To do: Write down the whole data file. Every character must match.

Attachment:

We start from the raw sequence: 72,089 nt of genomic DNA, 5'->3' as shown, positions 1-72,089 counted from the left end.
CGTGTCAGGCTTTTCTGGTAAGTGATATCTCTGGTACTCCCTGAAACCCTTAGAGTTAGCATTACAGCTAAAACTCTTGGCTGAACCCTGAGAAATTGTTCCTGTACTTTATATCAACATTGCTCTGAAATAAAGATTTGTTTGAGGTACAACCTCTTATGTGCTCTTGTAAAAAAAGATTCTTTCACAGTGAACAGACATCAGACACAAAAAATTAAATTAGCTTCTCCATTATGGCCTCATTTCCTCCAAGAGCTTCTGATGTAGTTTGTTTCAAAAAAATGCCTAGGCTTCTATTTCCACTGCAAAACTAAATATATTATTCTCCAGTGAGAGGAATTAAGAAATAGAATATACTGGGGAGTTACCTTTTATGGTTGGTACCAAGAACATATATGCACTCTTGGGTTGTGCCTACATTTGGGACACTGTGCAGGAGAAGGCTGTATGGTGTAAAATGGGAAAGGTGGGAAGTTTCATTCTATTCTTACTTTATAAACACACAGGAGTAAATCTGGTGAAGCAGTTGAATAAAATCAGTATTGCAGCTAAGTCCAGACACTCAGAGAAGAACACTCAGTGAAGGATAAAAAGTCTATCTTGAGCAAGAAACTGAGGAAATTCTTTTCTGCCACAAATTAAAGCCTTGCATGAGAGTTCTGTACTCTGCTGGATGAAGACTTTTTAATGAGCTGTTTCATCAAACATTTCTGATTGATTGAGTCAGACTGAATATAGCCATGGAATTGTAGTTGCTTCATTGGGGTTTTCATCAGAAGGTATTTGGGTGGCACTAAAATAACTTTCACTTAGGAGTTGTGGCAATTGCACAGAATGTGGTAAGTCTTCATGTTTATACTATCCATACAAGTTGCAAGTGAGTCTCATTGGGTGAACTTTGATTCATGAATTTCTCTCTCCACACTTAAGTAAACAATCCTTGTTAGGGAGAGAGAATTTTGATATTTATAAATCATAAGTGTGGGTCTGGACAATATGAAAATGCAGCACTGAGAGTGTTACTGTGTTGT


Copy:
We start from the raw sequence: 72,089 nt of genomic DNA, 5'->3' as shown, positions 1-72,089 counted from the left end.
CGTGTCAGGCTTTTCTGGTAAGTGATATCTCTGGTACTCCCTGAAACCCTTAGAGTTAGCATTACAGCTAAAACTCTTGGCTGAACCCTGAGAAATTGTTCCTGTACTTTATATCAACATTGCTCTGAAATAAAGATTTGTTTGAGGTACAACCTCTTATGTGCTCTTGTAAAAAAAGATTCTTTCACAGTGAACAGACATCAGACACAAAAAATTAAATTAGCTTCTCCATTATGGCCTCATTTCCTCCAAGAGCTTCTGATGTAGTTTGTTTCAAAAAAATGCCTAGGCTTCTATTTCCACTGCAAAACTAAATATATTATTCTCCAGTGAGAGGAATTAAGAAATAGAATATACTGGGGAGTTACCTTTTATGGTTGGTACCAAGAACATATATGCACTCTTGGGTTGTGCCTACATTTGGGACACTGTGCAGGAGAAGGCTGTATGGTGTAAAATGGGAAAGGTGGGAAGTTTCATTCTATTCTTACTTTATAAACACACAGGAGTAAATCTGGTGAAGCAGTTGAATAAAATCAGTATTGCAGCTAAGTCCAGACACTCAGAGAAGAACACTCAGTGAAGGATAAAAAGTCTATCTTGAGCAAGAAACTGAGGAAATTCTTTTCTGCCACAAATTAAAGCCTTGCATGAGAGTTCTGTACTCTGCTGGATGAAGACTTTTTAATGAGCTGTTTCATCAAACATTTCTGATTGATTGAGTCAGACTGAATATAGCCATGGAATTGTAGTTGCTTCATTGGGGTTTTCATCAGAAGGTATTTGGGTGGCACTAAAATAACTTTCACTTAGGAGTTGTGGCAATTGCACAGAATGTGGTAAGTCTTCATGTTTATACTATCCATACAAGTTGCAAGTGAGTCTCATTGGGTGAACTTTGATTCATGAATTTCTCTCTCCACACTTAAGTAAACAATCCTTGTTAGGGAGAGAGAATTTTGATATTTATAAATCATAAGTGTGGGTCTGGACAATATGAAAATGCAGCACTGAGAGTGTTACTGTGTTGT